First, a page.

Who’s Afraid of SB 8?

The following is a guest article by Dr. Jody Underwood. She is the Vice Chair of the Croydon School Board and an Education Fellow for the Granite Institute. In her day job, she does research and development of digital learning and assessment environments.

This week the House Education Committee will amend and vote on SB 8, a bill that clarifies town tuitioning practice in New Hampshire.

The first thing to know about SB 8 is that it affects only a small number of New Hampshire residents: those who live in school districts that don’t offer all grades from K through 12.  There are currently 48 towns that fall into this category, with a total population of 111,070, which is about 8% of NH’s total population. If you live in a district that offers all grades in K-12, enacting this bill might provide more competition for your district’s schools.

In the affected districts, this bill will undo a change that made the laws inconsistent, and return New Hampshire to the traditional town tuitioning system that it used for over a century, and that is still used today by Vermont and Maine.

The second thing to know is that it’s not a ‘school choice’ bill as that term is usually used.  That is, it makes clear that school districts can make contracts with private schools, in addition to public schools in other districts, which they already can do. Parents can then, from the set of contracts the school district makes, choose which schools would be best for their children.  Again, this is only allowed for districts who do not provide those grades themselves.

The exact wording of the bill is still in flux, as legislators seek to attach amendments to address some of the issues that will be discussed below. But the central goal is to undo some inconsistencies that were introduced into the law back in the 1950’s, through poor drafting.

In particular, RSA 194:22 says:
“Contracts With Schools. – Any school district may make a contract with an academy, high school or other literary institution located in this or, when distance or transportation facilities make it necessary, in another state, and raise and appropriate money to carry the contract into effect. If the contract is approved by the state board the school with which it is made shall be deemed a high school maintained by the district.”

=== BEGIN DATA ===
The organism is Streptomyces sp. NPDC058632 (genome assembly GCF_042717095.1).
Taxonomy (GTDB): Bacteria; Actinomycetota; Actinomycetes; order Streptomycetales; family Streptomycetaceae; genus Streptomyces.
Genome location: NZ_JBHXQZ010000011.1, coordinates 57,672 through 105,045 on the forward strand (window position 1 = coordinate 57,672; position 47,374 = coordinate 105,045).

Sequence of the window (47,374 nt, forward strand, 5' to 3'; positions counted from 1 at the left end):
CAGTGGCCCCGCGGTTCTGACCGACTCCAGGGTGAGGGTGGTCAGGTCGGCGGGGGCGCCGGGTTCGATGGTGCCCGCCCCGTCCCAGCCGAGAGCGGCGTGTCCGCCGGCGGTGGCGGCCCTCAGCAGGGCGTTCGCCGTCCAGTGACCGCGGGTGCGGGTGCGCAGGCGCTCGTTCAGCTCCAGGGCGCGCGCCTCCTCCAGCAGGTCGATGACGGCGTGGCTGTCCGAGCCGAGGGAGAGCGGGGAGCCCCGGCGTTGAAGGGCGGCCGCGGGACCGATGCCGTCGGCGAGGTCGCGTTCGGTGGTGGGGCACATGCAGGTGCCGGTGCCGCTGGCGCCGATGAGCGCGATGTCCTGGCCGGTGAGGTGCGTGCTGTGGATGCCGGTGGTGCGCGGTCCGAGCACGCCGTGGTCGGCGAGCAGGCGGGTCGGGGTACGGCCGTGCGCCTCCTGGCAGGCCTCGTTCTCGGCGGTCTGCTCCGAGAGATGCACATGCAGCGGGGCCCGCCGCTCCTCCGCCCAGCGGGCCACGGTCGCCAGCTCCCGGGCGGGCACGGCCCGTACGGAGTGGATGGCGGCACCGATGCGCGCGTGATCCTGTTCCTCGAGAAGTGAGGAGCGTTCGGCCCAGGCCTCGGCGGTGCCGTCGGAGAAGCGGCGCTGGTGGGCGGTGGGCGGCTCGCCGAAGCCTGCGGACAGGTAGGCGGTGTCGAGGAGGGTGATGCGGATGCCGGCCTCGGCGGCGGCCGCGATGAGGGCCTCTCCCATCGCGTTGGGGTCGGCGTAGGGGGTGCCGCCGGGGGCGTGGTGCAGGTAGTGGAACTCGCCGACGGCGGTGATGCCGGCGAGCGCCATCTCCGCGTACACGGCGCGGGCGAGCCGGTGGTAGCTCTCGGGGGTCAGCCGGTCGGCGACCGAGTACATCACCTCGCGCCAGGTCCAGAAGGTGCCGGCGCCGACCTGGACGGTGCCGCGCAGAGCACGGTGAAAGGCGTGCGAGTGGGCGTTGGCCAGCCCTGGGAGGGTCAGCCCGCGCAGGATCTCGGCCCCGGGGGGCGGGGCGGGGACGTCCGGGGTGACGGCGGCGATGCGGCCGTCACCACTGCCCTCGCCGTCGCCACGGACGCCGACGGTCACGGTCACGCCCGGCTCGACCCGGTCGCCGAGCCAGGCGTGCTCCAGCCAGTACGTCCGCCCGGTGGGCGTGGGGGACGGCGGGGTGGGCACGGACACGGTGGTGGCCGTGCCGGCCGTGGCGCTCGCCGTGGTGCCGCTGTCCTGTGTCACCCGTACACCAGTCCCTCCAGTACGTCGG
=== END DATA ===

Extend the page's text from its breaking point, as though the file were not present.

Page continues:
This RSA allows school districts to make contracts with private schools in neighboring states. This practice did not stop in the 1950s, continuing even today. It is only NH private schools that were removed from the set of possibilities, even though this RSA clearly says “other literary institutions.”

Unfortunately, RSA 194:22 was included in a section covering only high schools, inadvertently creating a difficulty for districts that do not offer grades below high school.  SB 8 is intended to clarify, so that even bureaucrats and judges can understand, that (1) a school board is not prohibited from contracting with private schools, and (2) this applies to all grades, not just grades 9-12.

Ideally, the legislature could just pass a one-line bill, saying that 194:22 applies to all grades, not just high schools, and noting that ‘other literary institutions’ includes private schools.  But reopening the conversation has encouraged some legislators to try to head off some fears and concerns by adding extra language to the bill.